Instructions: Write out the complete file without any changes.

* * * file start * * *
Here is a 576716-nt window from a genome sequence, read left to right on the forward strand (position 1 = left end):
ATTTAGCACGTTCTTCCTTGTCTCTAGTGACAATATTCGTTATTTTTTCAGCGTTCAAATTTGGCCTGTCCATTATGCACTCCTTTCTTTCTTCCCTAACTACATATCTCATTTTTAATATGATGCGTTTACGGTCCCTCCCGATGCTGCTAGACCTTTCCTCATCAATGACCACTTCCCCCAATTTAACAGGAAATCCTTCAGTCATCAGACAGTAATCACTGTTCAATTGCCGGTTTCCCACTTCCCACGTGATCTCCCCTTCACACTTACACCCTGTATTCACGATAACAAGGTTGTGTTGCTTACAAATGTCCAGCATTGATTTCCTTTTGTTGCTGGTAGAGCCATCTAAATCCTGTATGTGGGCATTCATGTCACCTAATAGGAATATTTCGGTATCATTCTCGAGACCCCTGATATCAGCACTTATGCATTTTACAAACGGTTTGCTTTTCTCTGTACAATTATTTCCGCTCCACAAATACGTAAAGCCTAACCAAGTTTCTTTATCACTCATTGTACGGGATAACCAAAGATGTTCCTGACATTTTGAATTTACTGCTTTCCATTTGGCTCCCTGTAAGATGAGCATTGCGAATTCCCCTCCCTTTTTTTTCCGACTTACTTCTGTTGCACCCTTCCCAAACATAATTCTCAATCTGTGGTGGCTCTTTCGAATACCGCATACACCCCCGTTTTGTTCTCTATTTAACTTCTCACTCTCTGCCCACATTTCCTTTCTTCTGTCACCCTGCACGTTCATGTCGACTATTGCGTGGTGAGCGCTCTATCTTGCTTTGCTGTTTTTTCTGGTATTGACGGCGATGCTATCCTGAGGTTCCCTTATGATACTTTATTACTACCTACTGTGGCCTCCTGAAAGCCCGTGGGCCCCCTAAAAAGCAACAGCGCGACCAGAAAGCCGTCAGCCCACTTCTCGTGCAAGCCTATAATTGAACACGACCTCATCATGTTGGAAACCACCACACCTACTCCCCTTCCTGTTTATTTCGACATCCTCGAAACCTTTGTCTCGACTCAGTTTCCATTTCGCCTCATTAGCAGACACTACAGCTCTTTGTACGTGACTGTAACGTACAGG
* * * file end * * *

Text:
Here is a 576716-nt window from a genome sequence, read left to right on the forward strand (position 1 = left end):
ATTTAGCACGTTCTTCCTTGTCTCTAGTGACAATATTCGTTATTTTTTCAGCGTTCAAATTTGGCCTGTCCATTATGCACTCCTTTCTTTCTTCCCTAACTACATATCTCATTTTTAATATGATGCGTTTACGGTCCCTCCCGATGCTGCTAGACCTTTCCTCATCAATGACCACTTCCCCCAATTTAACAGGAAATCCTTCAGTCATCAGACAGTAATCACTGTTCAATTGCCGGTTTCCCACTTCCCACGTGATCTCCCCTTCACACTTACACCCTGTATTCACGATAACAAGGTTGTGTTGCTTACAAATGTCCAGCATTGATTTCCTTTTGTTGCTGGTAGAGCCATCTAAATCCTGTATGTGGGCATTCATGTCACCTAATAGGAATATTTCGGTATCATTCTCGAGACCCCTGATATCAGCACTTATGCATTTTACAAACGGTTTGCTTTTCTCTGTACAATTATTTCCGCTCCACAAATACGTAAAGCCTAACCAAGTTTCTTTATCACTCATTGTACGGGATAACCAAAGATGTTCCTGACATTTTGAATTTACTGCTTTCCATTTGGCTCCCTGTAAGATGAGCATTGCGAATTCCCCTCCCTTTTTTTTCCGACTTACTTCTGTTGCACCCTTCCCAAACATAATTCTCAATCTGTGGTGGCTCTTTCGAATACCGCATACACCCCCGTTTTGTTCTCTATTTAACTTCTCACTCTCTGCCCACATTTCCTTTCTTCTGTCACCCTGCACGTTCATGTCGACTATTGCGTGGTGAGCGCTCTATCTTGCTTTGCTGTTTTTTCTGGTATTGACGGCGATGCTATCCTGAGGTTCCCTTATGATACTTTATTACTACCTACTGTGGCCTCCTGAAAGCCCGTGGGCCCCCTAAAAAGCAACAGCGCGACCAGAAAGCCGTCAGCCCACTTCTCGTGCAAGCCTATAATTGAACACGACCTCATCATGTTGGAAACCACCACACCTACTCCCCTTCCTGTTTATTTCGACATCCTCGAAACCTTTGTCTCGACTCAGTTTCCATTTCGCCTCATTAGCAGACACTACAGCTCTTTGTACGTGACTGTAACGTACAGG